I share the responces as to knowledge of studies made regarding youth and BHM in the UK. This fact alone tell us something! However. what I am responding to is "integrated into main curriculum" and a word of caution. Here in the US after a long battle BHM is still not practiced as an integrated important subject matter only the words are. I think is an important point of demarcation as to BHM being integrated into or still waiting on the periphery.
- Where do I find out about Knowledge Profiling and related theories?
I am doing a lit review with some focus on knowledge Profiling. Can anyone guide me with regards theories and research documents.
The idea of a knowledge profile is an interesting subject. As Mr. Said points out there is a perception as to what counts as knowledge and what does not. Would cultural information or cultural specificknowledge be seen as knowledge by another culture? Would a subjective knowledge be seen as knowledge by a person defining knowledge as objective? Would knowledge derived from non scientic means be counted as knowledge?
Building a knowledge profile is a thought, but as seen in the three responses issues of what is knowledge and what is not are present.
So one suggestion I would make is define and argue for that defination. Alothough this arguement or issue is not new as one can see by examining schooling curriculum
- Dipali Mansingrao Kadam added an answer:Is there any method to evaluate the joy of students in the classroom teaching-learning process?Joy is a term related to Psychology, then how can we evaluate the joy of all students at a time. Can we evaluate through result or feedback or any other method?
Thanks a lot Mayur Sir & Ahmed for sharing your valuable thoughts.Following
- Aysha Bey added an answer:Does the way we describe success in education affect students and teachers perception of their roles?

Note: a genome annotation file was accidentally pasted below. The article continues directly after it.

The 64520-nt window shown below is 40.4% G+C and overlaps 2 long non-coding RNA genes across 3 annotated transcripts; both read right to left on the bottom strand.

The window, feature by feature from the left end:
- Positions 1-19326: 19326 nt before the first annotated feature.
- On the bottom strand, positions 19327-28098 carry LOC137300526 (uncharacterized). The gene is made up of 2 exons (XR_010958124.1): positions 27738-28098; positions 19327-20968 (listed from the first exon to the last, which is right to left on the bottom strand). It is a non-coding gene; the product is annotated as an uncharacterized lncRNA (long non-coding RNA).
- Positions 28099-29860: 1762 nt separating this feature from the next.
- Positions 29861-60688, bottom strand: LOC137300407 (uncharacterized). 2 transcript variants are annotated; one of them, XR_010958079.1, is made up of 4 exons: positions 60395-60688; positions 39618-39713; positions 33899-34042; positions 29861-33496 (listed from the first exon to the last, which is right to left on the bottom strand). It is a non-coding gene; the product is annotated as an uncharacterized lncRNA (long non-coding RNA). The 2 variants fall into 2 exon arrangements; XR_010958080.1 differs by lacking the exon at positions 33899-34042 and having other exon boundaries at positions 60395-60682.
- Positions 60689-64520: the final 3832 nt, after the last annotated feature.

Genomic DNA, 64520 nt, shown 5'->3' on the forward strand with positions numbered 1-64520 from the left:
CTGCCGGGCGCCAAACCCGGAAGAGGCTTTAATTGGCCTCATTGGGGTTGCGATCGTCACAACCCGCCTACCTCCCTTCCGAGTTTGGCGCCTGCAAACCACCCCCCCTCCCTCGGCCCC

The notion of 'personal best' drives most athletes to keep training despite the knowledge that they may never be first or best in their field. In other words, they actually maintain their effort by seeking personal improvement and thus competing with themselves. In education the description of success is nearly always in terms of comparison with others. My contention is that this view of success is counterproductive for all but the top half of the cohort and we would be better off if we described success as 'improvement through persistent effort' as an athlete does. I also contend that teachers would benefit from this paradigm shift because it better describes what we should be doing, collaborating with each individual to maximise their potential and that the current paradigm of success confuses the role by positioning us to see lower performing students as having a deficit to be repaired.
This is a great topic for discussion! Filippo makes a strong point about international students who will return to their countries one day--or perhaps return faster than planned if they fail to succeed in the U.S. I have a class of these foreign-university graduates nearly every semester, preparing to take the graduate exam (GRE) for admission to American grad schools, most often in the natural sciences. They have a year or two to get their language skills up to par and pass the test; if they don't, they return with no hope of doing graduate work in the West. The stress on them is strong especially with the GRE's emphasis upon huge lists of vocabulary.